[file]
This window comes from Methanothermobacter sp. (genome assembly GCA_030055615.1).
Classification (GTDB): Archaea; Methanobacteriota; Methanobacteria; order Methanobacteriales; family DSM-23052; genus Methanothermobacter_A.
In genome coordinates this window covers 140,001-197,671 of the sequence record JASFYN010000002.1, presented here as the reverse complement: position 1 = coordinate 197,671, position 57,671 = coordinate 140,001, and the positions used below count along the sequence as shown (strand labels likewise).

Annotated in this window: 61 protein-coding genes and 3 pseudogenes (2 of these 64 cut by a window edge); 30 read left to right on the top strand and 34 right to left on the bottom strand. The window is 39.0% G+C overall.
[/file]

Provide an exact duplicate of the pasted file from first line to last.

This window comes from Methanothermobacter sp. (genome assembly GCA_030055615.1).
Classification (GTDB): Archaea; Methanobacteriota; Methanobacteria; order Methanobacteriales; family DSM-23052; genus Methanothermobacter_A.
In genome coordinates this window covers 140,001-197,671 of the sequence record JASFYN010000002.1, presented here as the reverse complement: position 1 = coordinate 197,671, position 57,671 = coordinate 140,001, and the positions used below count along the sequence as shown (strand labels likewise).

Annotated in this window: 61 protein-coding genes and 3 pseudogenes (2 of these 64 cut by a window edge); 30 read left to right on the top strand and 34 right to left on the bottom strand. The window is 39.0% G+C overall.